Charlotte, NC
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Project Description

Bordering the historic district of Dilworth, this post WWII era house was built in 1949. Although minimal in size at 1103 SF with rather basic design, it was a solid well-built house with brick veneer and pleasant front elevation with a chimney and small front porch.

The owners, a newly engaged couple, desired to preserve the viable features of the home and site while expanding living space on a reasonable budget.
The existing house presented two major challenges impacting design:
  1) The driveway was on the left and the kitchen was on the right of the typical narrow and deep city lot.
  2) The site sloped up from the street to a relatively level rear yard.

The 2800 SF plus plan maintained the formal parlor with fireplace and converted the kitchen and rear bedroom into the master suite. Spaces were reoriented and reallocated to maintain the viability of walls, structure, oak flooring and original window openings and unpainted brick exterior. Clever design transformed a dining room and kitchen into a cloakroom, master bath and closet, making bedroom space into a kitchen. The result completely reversed the nature of the original house while maintaining the character. The master bedroom downstairs, the open floor plan with upstairs loft and bedrooms for future, (study for now) met all of the clients objectives.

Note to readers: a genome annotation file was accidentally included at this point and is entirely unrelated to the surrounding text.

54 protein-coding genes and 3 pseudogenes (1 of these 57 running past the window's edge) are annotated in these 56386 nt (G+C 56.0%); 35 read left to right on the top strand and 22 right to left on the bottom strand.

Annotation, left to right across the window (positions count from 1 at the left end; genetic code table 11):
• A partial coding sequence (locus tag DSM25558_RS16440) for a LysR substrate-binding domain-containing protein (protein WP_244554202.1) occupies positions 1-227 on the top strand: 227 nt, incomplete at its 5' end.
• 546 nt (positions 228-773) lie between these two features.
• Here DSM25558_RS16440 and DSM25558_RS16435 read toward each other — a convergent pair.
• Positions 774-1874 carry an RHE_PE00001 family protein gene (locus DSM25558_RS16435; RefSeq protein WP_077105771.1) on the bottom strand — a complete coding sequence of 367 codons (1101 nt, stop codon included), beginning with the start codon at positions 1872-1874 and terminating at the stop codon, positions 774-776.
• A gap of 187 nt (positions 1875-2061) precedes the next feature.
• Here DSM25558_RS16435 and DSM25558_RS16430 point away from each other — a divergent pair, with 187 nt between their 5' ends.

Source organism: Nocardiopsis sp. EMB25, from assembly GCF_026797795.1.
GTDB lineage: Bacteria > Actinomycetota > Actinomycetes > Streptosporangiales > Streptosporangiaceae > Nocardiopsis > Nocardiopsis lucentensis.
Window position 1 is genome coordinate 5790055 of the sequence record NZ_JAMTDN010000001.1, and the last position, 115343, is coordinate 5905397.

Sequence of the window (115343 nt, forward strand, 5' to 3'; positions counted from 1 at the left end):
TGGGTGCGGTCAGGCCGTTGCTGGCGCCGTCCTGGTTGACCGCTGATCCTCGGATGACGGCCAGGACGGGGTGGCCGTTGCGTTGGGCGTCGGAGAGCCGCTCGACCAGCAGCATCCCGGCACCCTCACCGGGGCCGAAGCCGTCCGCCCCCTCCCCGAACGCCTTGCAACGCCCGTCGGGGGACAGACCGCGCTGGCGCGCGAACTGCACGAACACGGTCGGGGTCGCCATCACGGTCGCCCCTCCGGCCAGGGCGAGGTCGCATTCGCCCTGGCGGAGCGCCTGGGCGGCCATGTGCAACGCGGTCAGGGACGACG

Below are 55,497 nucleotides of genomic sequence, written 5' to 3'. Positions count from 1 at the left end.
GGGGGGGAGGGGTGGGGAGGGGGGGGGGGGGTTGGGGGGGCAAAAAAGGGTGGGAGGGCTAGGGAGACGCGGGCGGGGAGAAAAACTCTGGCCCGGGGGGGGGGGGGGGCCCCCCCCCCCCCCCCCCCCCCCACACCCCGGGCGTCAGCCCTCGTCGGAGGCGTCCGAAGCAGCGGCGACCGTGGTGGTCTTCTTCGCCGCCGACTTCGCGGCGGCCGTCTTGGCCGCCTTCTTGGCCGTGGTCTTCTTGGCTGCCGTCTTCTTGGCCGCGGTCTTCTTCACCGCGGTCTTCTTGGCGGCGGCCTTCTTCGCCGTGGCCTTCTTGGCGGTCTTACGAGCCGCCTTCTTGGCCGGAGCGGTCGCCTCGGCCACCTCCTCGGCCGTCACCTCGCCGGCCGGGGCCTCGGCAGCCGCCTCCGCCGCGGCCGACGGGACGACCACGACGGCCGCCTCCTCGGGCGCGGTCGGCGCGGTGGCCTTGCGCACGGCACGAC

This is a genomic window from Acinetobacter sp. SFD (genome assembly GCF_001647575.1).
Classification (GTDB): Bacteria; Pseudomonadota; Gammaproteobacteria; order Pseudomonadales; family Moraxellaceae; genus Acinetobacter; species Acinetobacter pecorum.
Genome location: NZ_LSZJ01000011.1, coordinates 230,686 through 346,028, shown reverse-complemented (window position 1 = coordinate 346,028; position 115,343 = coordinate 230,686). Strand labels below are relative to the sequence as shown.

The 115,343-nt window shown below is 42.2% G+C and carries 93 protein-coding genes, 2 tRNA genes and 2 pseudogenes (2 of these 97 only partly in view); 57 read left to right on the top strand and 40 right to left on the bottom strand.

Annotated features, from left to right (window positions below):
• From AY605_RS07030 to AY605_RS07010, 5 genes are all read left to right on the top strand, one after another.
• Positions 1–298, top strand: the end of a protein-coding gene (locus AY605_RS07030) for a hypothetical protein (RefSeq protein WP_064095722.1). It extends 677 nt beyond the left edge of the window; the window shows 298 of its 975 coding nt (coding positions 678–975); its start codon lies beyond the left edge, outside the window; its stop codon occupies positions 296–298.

The addition coalesced the old and new by creating a large vaulted room at an intermediate level open to the kitchen and stair loft above. This concept resolved the rear grade and water runoff issue while providing a meaningful transition to upstairs and rear yard for entertainment. The large array of windows gives an abundance of sunlight and openness. Technical issues of waterproofing and structure and routing of HVAC made the project challenging.

The rather simple box design of the main house with an opposing rear vaulted gable was articulated with false eaves, decorative gable trusses and cantilevered bay for effect. An added section of porch transformed the front for a true sitting area. It introduced the stone material for street appeal while maintaining the front yard tree with a semicircular front drive. Participation and teamwork by owner, architect and A.R.I. contributed to the success of this attractive home.

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